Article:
Date Added: Apr 2010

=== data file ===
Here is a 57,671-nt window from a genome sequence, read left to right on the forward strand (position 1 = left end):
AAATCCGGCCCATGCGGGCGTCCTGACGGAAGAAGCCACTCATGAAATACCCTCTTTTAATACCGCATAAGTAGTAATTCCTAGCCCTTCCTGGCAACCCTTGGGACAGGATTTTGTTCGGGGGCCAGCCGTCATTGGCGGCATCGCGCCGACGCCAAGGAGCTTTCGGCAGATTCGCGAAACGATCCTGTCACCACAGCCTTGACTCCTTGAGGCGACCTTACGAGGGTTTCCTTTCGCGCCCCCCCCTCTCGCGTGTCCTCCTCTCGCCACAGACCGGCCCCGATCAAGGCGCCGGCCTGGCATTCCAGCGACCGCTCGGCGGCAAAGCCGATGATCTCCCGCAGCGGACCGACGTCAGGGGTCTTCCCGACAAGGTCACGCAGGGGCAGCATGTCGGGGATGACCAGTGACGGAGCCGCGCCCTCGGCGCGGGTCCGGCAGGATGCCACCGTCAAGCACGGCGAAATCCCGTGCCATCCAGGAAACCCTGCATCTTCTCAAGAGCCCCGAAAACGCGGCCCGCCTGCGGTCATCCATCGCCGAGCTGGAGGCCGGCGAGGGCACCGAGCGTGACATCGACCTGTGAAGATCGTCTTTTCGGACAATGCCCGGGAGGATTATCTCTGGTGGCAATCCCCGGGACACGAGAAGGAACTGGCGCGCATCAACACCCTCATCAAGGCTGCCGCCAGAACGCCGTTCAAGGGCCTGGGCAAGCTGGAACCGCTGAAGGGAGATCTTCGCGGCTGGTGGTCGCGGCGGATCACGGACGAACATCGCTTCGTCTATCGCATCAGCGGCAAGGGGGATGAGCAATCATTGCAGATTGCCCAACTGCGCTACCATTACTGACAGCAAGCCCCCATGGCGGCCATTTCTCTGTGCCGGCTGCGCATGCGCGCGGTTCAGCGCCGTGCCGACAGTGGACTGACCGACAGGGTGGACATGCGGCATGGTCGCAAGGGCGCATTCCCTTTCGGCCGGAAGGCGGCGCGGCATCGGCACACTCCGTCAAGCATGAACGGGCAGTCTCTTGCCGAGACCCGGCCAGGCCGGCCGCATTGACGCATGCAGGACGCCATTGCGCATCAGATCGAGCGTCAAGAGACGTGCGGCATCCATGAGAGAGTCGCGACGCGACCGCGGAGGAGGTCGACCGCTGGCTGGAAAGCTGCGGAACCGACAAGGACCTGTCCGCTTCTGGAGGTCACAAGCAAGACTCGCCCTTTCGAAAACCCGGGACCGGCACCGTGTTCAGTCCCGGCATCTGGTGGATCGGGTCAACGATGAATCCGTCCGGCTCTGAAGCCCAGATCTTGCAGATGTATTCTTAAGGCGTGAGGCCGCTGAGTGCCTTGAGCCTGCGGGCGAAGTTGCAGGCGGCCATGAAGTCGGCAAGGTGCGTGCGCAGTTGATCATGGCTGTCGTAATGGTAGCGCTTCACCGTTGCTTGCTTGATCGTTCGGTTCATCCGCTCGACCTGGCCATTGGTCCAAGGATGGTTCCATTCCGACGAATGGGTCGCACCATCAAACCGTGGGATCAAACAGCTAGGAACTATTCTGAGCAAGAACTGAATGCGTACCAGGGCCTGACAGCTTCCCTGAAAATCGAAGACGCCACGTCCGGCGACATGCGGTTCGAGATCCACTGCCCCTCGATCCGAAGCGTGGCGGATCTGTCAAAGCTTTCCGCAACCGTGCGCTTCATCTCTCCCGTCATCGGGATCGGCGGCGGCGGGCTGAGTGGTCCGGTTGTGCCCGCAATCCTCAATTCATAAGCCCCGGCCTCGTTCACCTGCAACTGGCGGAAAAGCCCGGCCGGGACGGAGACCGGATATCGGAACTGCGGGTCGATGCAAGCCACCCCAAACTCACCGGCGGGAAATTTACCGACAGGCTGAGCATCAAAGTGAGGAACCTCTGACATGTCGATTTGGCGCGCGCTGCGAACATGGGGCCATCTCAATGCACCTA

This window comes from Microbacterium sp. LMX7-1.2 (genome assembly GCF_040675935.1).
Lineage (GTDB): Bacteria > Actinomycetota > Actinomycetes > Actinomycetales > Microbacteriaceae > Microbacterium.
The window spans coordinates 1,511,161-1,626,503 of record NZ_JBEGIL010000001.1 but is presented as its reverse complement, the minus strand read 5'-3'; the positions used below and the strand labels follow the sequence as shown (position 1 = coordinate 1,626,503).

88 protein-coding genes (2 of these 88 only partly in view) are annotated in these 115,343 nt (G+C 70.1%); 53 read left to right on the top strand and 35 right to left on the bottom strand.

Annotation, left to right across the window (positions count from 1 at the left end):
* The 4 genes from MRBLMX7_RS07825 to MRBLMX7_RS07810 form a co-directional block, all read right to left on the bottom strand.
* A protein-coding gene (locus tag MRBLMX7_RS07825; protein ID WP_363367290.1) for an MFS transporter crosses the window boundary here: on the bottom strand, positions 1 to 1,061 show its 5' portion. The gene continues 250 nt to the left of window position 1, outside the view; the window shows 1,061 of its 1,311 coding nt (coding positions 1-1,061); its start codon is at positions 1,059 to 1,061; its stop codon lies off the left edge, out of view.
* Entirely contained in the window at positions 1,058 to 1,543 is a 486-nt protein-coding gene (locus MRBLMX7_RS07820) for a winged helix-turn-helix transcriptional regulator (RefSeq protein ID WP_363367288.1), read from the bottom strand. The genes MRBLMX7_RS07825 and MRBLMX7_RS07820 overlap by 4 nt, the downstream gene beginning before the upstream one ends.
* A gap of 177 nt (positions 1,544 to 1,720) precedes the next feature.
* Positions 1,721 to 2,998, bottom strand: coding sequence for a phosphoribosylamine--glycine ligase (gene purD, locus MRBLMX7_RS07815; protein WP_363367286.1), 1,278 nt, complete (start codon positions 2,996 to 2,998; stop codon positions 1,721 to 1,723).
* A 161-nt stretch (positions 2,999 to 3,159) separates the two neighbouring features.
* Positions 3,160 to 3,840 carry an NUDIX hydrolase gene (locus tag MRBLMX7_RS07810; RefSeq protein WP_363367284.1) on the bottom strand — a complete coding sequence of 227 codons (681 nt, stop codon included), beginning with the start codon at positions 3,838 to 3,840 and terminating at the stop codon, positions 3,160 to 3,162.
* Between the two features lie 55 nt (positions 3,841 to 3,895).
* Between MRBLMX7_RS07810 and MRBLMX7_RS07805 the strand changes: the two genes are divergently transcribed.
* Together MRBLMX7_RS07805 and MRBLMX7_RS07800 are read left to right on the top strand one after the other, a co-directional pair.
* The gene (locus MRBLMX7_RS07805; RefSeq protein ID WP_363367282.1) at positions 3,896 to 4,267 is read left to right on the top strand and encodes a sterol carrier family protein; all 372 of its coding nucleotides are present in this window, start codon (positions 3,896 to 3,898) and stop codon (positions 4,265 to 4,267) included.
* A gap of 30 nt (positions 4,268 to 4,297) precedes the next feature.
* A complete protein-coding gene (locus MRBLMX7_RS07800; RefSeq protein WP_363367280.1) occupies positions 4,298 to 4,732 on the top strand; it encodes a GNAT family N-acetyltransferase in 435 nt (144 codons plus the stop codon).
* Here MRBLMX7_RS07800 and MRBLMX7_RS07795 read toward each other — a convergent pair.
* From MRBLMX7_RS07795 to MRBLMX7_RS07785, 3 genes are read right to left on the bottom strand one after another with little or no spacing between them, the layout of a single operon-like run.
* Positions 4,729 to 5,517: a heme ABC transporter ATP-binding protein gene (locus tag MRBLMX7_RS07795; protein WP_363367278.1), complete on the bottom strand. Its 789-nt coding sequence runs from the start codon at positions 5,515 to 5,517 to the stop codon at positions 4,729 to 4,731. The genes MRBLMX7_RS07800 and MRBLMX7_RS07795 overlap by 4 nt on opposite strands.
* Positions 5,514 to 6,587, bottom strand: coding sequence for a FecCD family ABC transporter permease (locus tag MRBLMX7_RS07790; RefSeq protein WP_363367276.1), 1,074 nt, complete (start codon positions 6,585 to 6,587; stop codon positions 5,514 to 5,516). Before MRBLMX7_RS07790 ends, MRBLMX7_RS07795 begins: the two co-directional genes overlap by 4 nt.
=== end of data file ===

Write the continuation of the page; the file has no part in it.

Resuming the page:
As one enters the multi-core era where contemporary processors integrate multiple processor cores on a single chip and Simultaneous Multi-Threading (SMT), or running multiple hardware threads on a single core has become commonplace, benchmarking consolidated servers that run multiple guest VMs on the same physical hardware continues to remain a matter of discussion. A benchmarking methodology for consolidated servers should quantify both total system throughput and per-VM performance in order to provide a meaningful and precise performance characterization. The current benchmarking methodologies focus on total system throughput (i.e., across all VMs in the system), and do not take into account per-VM performance. This paper presents two performance metrics - Total Normalized Throughput (TNT) to characterize total system performance; and Average Normalized Reduced Throughput (ANRT) to characterize per-VM performance, thereby contradicting VMmark that says one system performs better than another. TNT and ANRT show that both platforms represent different trade-offs in total system throughput versus per-VM performance. Ideally, it is argued that a meaningful and precise server consolidation performance characterization should use both metrics. Taking into account the various existing benchmarking frameworks, the paper compares them with the TNT and ANRT metrics thereby attempting to help reach a consensus on how to benchmark consolidated servers. It is believed that a benchmarking methodology that scores both overall system performance and per-VM performance metrics are key in order to do a meaningful and precise performance characterization.